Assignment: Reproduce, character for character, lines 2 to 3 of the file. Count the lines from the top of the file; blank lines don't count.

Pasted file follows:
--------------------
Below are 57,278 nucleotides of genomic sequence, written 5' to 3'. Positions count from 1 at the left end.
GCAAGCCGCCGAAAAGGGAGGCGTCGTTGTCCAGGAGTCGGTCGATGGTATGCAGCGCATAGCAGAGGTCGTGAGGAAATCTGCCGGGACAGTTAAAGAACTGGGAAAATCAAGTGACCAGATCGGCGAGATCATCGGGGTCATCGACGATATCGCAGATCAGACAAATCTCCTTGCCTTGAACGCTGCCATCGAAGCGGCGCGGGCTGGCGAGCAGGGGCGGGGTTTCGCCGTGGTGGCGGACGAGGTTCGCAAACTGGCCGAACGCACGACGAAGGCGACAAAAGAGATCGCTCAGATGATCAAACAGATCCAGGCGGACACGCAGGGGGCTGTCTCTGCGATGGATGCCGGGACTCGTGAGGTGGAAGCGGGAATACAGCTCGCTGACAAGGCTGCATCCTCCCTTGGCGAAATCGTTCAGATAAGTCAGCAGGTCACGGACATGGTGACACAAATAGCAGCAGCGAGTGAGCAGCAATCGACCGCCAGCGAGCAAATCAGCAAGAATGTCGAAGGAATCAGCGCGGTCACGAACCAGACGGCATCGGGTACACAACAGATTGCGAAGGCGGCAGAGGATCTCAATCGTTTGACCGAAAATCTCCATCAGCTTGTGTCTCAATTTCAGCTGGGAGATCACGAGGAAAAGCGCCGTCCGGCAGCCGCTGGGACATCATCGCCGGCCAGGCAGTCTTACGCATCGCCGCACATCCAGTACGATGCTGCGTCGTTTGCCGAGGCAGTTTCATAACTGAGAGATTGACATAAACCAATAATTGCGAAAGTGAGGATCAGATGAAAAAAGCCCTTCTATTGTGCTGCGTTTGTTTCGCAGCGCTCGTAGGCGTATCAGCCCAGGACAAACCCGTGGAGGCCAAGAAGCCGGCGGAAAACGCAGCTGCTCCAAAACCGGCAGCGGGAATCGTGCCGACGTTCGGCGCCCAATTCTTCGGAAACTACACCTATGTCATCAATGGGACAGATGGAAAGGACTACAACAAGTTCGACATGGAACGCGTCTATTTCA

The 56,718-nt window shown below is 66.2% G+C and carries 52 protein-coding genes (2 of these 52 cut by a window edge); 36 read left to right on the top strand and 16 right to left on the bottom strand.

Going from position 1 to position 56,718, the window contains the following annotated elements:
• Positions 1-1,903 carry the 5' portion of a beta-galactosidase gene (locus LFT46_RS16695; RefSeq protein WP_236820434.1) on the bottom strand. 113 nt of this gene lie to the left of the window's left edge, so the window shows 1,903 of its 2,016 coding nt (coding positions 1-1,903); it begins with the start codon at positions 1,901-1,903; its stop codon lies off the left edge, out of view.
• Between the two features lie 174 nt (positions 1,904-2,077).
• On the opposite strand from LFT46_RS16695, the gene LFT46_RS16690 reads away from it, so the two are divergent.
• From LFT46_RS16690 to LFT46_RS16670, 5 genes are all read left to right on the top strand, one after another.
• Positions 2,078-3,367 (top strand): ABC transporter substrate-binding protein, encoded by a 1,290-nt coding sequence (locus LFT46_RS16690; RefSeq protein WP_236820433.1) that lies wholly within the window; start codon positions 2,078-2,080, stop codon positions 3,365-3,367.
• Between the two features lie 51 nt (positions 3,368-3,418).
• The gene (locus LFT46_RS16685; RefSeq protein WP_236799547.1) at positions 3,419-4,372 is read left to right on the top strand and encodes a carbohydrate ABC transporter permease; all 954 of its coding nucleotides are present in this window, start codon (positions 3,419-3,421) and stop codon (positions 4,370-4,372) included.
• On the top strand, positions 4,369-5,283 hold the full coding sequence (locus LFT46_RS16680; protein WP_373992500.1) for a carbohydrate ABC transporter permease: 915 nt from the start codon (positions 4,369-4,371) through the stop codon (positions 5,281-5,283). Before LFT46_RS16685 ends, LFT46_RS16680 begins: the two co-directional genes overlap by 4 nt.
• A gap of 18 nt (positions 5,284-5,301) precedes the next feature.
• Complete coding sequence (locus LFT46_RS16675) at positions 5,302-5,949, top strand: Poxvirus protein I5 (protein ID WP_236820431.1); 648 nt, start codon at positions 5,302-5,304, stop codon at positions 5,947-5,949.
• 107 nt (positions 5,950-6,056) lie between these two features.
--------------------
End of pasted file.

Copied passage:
GCAAGCCGCCGAAAAGGGAGGCGTCGTTGTCCAGGAGTCGGTCGATGGTATGCAGCGCATAGCAGAGGTCGTGAGGAAATCTGCCGGGACAGTTAAAGAACTGGGAAAATCAAGTGACCAGATCGGCGAGATCATCGGGGTCATCGACGATATCGCAGATCAGACAAATCTCCTTGCCTTGAACGCTGCCATCGAAGCGGCGCGGGCTGGCGAGCAGGGGCGGGGTTTCGCCGTGGTGGCGGACGAGGTTCGCAAACTGGCCGAACGCACGACGAAGGCGACAAAAGAGATCGCTCAGATGATCAAACAGATCCAGGCGGACACGCAGGGGGCTGTCTCTGCGATGGATGCCGGGACTCGTGAGGTGGAAGCGGGAATACAGCTCGCTGACAAGGCTGCATCCTCCCTTGGCGAAATCGTTCAGATAAGTCAGCAGGTCACGGACATGGTGACACAAATAGCAGCAGCGAGTGAGCAGCAATCGACCGCCAGCGAGCAAATCAGCAAGAATGTCGAAGGAATCAGCGCGGTCACGAACCAGACGGCATCGGGTACACAACAGATTGCGAAGGCGGCAGAGGATCTCAATCGTTTGACCGAAAATCTCCATCAGCTTGTGTCTCAATTTCAGCTGGGAGATCACGAGGAAAAGCGCCGTCCGGCAGCCGCTGGGACATCATCGCCGGCCAGGCAGTCTTACGCATCGCCGCACATCCAGTACGATGCTGCGTCGTTTGCCGAGGCAGTTTCATAACTGAGAGATTGACATAAACCAATAATTGCGAAAGTGAGGATCAGATGAAAAAAGCCCTTCTATTGTGCTGCGTTTGTTTCGCAGCGCTCGTAGGCGTATCAGCCCAGGACAAACCCGTGGAGGCCAAGAAGCCGGCGGAAAACGCAGCTGCTCCAAAACCGGCAGCGGGAATCGTGCCGACGTTCGGCGCCCAATTCTTCGGAAACTACACCTATGTCATCAATGGGACAGATGGAAAGGACTACAACAAGTTCGACATGGAACGCGTCTATTTCA

The 56,718-nt window shown below is 66.2% G+C and carries 52 protein-coding genes (2 of these 52 cut by a window edge); 36 read left to right on the top strand and 16 right to left on the bottom strand.